It's the impact they have that counts.

Craft and Care

In the mid 1900s, sales of cake mixes were lagging. The boxed mixes had recently been introduced, but the product simply wasn't taking off.

One day, someone at General Mills had the insight to take the dried eggs out of the mix.

As the story goes, sales immediately started to increase. All of a sudden, people felt ownership over the final product, and adding their own eggs assuaged people of their guilt over not making their family a "real" cake.

The problem with the story is that it's mostly not true.

For starters, cake mixes simply taste better when the eggs are added fresh. Plus, an overall decline in formal exposure to cooking, coupled with a shift in home economics courses to using prepackaged mixes, solidified their popularity.

But the story has staying power, because it speaks to some underlying truths about craft and care.

The Ikea effect is the cognitive bias associated with placing a higher value on something you've crafted yourself, rather than purchased fully formed. The effect is named, of course, after the sense of satisfaction you get from assembling your own flat-pack furniture from Ikea.

When we're involved in the creation of something – even if our involvement is simply adding water and an egg, then baking it – we tend to like the final product more.

There's also something intangible at play in the cake mix story. All else being equal, we enjoy a cake made from scratch more than one from a box, because we know how much more work went into the former.

A cake made from scratch by someone who cares about you is more than just sugar, butter, and flour.

It's also got another ingredient that you'll never find listed on a box.

Great Ideas

So many great ideas tend to seem early because the adjacent possible is only just coming into view.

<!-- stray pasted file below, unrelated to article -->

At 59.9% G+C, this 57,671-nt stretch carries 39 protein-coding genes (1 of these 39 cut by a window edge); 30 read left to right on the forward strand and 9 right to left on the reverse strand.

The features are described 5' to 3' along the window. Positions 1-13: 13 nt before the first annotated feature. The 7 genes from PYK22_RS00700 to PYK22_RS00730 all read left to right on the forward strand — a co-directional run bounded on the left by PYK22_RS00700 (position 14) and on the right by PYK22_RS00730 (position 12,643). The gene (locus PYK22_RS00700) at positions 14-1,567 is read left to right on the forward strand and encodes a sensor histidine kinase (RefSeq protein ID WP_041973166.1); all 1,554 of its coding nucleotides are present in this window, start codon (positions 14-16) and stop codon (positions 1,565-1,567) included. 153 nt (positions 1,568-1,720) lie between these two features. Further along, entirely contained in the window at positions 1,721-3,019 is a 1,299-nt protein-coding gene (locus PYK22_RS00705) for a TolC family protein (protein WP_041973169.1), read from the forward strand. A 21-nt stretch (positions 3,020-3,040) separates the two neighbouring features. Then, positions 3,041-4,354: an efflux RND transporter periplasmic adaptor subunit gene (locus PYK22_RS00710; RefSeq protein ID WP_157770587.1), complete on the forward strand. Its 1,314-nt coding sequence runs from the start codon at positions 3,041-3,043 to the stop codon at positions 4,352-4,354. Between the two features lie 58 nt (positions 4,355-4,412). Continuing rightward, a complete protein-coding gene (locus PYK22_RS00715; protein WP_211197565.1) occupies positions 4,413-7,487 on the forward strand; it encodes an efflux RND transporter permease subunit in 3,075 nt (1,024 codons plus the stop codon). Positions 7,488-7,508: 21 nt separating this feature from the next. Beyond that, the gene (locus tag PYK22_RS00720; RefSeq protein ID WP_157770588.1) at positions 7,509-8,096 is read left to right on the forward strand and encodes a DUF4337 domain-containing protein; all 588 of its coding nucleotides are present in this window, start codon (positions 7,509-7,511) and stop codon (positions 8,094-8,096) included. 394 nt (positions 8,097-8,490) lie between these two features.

The iPhone, for example, was a spectacular leap forward on the surface. But it was really the product of incremental progress in lots of different areas, ranging from batteries to chip miniaturization, storage, touch screens, carrier negotiations, software, and more.

In fact, Apple was so quick to combine the advances in all these areas into something revolutionary, Blackberry executives couldn't believe it was real. And even once they came to terms with the fact that it really did work as advertised, they didn't see it as a threat to their business.

This is one of the reasons why sometimes it's so important to start things before you feel ready.

The rest of the world may not know it's ready either.

Not For You

In a world with seemingly unlimited choices, trying to create something for everyone doesn't work anymore. The internet has made it easy to both create and find the best solution in every niche. There are so many great options out there, no one will passionately share what you make if it's only good enough.

If you constantly shave off every rough edge of your work that might turn someone away, the result will be so bland, no one will care about it.

Instead of trying to infinitely maximize the number of people you're trying to please, consider this question instead: What's the smallest audience you need to make your work worthwhile?

In academia, your writing might have a global audience of less than a hundred people, depending on how specific your research niche is. The market for someone making sweaters for people who are 6'10 is also very limited. And picking out an engagement ring has an audience of one.

In all of these examples, expanding the audience for your efforts would undermine your ability to help the people you originally sought to serve.

This means that facing rejection is baked into the process of making something that matters.

It means having the confidence to tell most people "this is not for you," so that you can focus on ensuring that the people you are trying to serve will love your work.

And if you succeed, they'll love it so much they'll turn to their friend and say, "This is for you."

See also: Work Designed to Be Shared